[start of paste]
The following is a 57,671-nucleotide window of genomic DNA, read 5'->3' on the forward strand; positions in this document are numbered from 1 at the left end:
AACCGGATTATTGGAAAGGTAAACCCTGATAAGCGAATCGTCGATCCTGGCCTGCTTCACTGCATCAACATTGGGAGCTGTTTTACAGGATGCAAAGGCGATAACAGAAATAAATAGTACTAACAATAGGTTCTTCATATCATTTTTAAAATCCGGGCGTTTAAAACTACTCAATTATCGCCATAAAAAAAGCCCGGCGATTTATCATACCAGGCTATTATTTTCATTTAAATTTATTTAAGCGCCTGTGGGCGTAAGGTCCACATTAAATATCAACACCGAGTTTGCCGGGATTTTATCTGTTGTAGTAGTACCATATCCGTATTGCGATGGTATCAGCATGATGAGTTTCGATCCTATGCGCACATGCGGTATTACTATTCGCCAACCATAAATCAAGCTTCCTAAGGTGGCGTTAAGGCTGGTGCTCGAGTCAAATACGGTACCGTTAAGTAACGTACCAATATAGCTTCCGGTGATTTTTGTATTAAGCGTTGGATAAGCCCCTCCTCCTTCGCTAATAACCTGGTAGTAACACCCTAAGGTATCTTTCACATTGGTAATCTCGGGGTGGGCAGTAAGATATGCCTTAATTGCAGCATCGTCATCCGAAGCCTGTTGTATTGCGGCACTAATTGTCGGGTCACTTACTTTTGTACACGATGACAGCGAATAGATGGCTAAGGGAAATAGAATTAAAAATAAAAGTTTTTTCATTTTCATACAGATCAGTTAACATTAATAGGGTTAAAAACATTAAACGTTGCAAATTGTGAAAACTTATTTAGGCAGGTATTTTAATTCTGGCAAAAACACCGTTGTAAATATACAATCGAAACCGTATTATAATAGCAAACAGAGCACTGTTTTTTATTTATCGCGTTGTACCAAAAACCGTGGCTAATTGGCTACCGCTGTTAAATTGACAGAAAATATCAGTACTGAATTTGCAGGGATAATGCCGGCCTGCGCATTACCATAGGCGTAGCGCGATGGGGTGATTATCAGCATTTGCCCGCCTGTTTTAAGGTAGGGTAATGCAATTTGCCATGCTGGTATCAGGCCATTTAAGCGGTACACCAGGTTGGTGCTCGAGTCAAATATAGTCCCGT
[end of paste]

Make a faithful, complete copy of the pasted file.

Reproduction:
The following is a 57,671-nucleotide window of genomic DNA, read 5'->3' on the forward strand; positions in this document are numbered from 1 at the left end:
AACCGGATTATTGGAAAGGTAAACCCTGATAAGCGAATCGTCGATCCTGGCCTGCTTCACTGCATCAACATTGGGAGCTGTTTTACAGGATGCAAAGGCGATAACAGAAATAAATAGTACTAACAATAGGTTCTTCATATCATTTTTAAAATCCGGGCGTTTAAAACTACTCAATTATCGCCATAAAAAAAGCCCGGCGATTTATCATACCAGGCTATTATTTTCATTTAAATTTATTTAAGCGCCTGTGGGCGTAAGGTCCACATTAAATATCAACACCGAGTTTGCCGGGATTTTATCTGTTGTAGTAGTACCATATCCGTATTGCGATGGTATCAGCATGATGAGTTTCGATCCTATGCGCACATGCGGTATTACTATTCGCCAACCATAAATCAAGCTTCCTAAGGTGGCGTTAAGGCTGGTGCTCGAGTCAAATACGGTACCGTTAAGTAACGTACCAATATAGCTTCCGGTGATTTTTGTATTAAGCGTTGGATAAGCCCCTCCTCCTTCGCTAATAACCTGGTAGTAACACCCTAAGGTATCTTTCACATTGGTAATCTCGGGGTGGGCAGTAAGATATGCCTTAATTGCAGCATCGTCATCCGAAGCCTGTTGTATTGCGGCACTAATTGTCGGGTCACTTACTTTTGTACACGATGACAGCGAATAGATGGCTAAGGGAAATAGAATTAAAAATAAAAGTTTTTTCATTTTCATACAGATCAGTTAACATTAATAGGGTTAAAAACATTAAACGTTGCAAATTGTGAAAACTTATTTAGGCAGGTATTTTAATTCTGGCAAAAACACCGTTGTAAATATACAATCGAAACCGTATTATAATAGCAAACAGAGCACTGTTTTTTATTTATCGCGTTGTACCAAAAACCGTGGCTAATTGGCTACCGCTGTTAAATTGACAGAAAATATCAGTACTGAATTTGCAGGGATAATGCCGGCCTGCGCATTACCATAGGCGTAGCGCGATGGGGTGATTATCAGCATTTGCCCGCCTGTTTTAAGGTAGGGTAATGCAATTTGCCATGCTGGTATCAGGCCATTTAAGCGGTACACCAGGTTGGTGCTCGAGTCAAATATAGTCCCGT